Information for Economic Opportunity: Ensuring Equal Pay through Transparency
by Gavin Baker, 4/8/2014
Today is Equal Pay Day, the date representing how far into the new year the average woman would have to work in order to earn the same as the average man did in the previous year. In recognition, President Obama took executive actions and the Senate began work on a bill, all aimed at closing the pay gap and ensuring women earn equal pay for equal work. Each of these efforts is based on the same premise: that better access to information can expand economic opportunity.
Earlier today, President Obama signed an executive order protecting the right of federal contractor employees to discuss what they earn. A key provision in the Senate bill – the Paycheck Fairness Act, introduced by Sen. Barbara Mikulski (D-MD) – would extend those protections to employees throughout the economy.
These reforms arise from the recognition that workers may not know that they earn less than their peers. This is because many employers don't publish salaries with their job descriptions. Moreover, 51 percent of women in the workforce say that their employers prohibit or discourage them from talking about their wages, according to a study by the Institute for Women's Policy Research. The transparency of pay under union contracts is likely one of the reasons why the pay gap is smaller for women who belong to a union than it is for women in a non-union workplace.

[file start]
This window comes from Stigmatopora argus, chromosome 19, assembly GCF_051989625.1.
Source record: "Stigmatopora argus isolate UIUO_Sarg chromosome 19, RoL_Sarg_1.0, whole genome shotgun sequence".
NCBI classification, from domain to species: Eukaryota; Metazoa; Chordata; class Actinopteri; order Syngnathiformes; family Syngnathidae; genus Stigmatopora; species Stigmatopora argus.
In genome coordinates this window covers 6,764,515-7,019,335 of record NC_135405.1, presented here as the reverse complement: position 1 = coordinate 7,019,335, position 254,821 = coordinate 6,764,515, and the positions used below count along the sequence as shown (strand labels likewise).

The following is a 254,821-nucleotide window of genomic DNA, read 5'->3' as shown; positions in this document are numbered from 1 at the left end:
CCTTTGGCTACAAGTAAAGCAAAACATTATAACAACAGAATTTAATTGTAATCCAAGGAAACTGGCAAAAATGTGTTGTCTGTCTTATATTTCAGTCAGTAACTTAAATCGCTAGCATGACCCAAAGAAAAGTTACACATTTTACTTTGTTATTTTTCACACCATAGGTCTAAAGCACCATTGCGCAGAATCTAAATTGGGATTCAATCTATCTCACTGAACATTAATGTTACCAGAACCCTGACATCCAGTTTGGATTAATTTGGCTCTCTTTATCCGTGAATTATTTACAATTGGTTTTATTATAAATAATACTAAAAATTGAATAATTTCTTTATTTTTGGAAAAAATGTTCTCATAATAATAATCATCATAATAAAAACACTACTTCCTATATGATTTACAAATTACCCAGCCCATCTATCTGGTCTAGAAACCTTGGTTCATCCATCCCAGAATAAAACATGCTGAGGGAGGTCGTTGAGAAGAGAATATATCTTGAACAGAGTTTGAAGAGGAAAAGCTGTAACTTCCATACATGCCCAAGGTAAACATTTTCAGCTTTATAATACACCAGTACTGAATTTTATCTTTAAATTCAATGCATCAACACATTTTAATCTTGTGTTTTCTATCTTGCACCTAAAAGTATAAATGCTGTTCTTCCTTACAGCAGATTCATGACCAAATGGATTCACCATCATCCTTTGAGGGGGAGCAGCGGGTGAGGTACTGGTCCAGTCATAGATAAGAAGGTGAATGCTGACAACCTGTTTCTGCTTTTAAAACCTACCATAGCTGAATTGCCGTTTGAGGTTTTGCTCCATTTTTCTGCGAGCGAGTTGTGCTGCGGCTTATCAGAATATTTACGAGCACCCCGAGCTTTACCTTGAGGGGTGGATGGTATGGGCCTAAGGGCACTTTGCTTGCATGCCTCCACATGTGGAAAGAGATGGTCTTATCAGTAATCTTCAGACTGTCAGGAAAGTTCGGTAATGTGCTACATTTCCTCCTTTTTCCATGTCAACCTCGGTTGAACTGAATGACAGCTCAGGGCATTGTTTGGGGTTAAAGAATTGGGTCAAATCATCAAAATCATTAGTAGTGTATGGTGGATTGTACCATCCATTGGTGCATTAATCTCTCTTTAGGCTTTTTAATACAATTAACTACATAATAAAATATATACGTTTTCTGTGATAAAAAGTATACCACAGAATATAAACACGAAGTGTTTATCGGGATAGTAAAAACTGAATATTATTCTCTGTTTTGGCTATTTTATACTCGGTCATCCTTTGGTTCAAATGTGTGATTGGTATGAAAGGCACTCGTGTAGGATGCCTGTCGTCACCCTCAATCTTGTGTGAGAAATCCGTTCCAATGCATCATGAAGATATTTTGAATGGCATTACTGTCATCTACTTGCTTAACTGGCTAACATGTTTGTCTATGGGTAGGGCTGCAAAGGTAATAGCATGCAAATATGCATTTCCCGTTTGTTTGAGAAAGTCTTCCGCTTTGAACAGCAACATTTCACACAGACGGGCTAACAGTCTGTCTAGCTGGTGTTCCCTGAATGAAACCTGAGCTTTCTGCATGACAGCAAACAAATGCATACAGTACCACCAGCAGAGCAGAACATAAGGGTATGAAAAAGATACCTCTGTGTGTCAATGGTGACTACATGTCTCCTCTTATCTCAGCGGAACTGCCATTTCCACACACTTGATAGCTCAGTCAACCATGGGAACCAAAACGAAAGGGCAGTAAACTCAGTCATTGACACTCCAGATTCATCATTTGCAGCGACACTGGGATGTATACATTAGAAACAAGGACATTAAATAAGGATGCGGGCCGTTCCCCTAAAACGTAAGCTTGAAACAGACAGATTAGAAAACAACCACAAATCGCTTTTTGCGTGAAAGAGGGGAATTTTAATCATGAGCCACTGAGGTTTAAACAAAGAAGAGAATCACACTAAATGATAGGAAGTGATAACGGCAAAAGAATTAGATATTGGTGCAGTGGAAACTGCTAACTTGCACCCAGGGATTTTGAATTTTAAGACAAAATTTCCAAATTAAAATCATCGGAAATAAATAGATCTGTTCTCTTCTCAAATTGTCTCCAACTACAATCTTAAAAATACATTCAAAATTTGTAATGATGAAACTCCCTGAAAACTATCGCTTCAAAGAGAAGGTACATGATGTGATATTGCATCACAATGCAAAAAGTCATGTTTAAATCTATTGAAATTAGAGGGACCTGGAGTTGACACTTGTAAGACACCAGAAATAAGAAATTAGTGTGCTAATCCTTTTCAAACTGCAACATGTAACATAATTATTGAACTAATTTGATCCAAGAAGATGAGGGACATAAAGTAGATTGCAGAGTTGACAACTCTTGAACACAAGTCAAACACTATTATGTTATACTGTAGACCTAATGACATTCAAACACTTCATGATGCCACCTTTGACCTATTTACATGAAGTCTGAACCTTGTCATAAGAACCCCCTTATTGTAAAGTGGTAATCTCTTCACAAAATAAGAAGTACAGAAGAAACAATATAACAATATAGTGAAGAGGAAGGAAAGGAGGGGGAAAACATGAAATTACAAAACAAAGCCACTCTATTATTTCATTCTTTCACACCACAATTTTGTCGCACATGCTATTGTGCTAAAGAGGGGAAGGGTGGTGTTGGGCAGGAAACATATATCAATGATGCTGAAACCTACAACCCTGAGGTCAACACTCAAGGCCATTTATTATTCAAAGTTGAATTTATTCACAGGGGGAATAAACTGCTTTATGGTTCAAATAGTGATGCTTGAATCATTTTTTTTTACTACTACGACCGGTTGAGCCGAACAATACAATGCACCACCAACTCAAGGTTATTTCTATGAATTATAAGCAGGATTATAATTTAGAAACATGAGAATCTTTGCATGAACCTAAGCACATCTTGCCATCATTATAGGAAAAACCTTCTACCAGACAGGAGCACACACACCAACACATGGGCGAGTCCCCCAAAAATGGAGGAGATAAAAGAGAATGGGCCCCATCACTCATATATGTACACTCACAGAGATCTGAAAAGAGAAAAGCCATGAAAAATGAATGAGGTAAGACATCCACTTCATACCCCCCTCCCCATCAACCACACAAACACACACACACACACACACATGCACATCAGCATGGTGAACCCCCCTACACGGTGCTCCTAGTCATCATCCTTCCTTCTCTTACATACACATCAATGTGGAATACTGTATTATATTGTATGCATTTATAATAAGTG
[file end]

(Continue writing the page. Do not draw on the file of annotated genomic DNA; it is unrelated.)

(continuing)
This illustrates why transparency is so core to our work at the Center for Effective Government: you have to know about a problem in order to fix it. The law provides remedies for workers who are treated unfairly – but an employee can only seek enforcement under the law if she knows it's been broken. President Obama's executive order and the Paycheck Fairness Act would strengthen the public's rights in the workplace. At a time of rising corporate profits but stagnant wage growth, workers would have a new tool to make their case for a raise.
Whether it's pay discrimination, dangerous chemicals, or fraud against public programs, transparency empowers people to demand accountability. Access to information helps people advocate for the things we all want: good jobs and fair workplaces, safe communities, and honest and effective government.
Image by Alfred T. Palmer, in the public domain.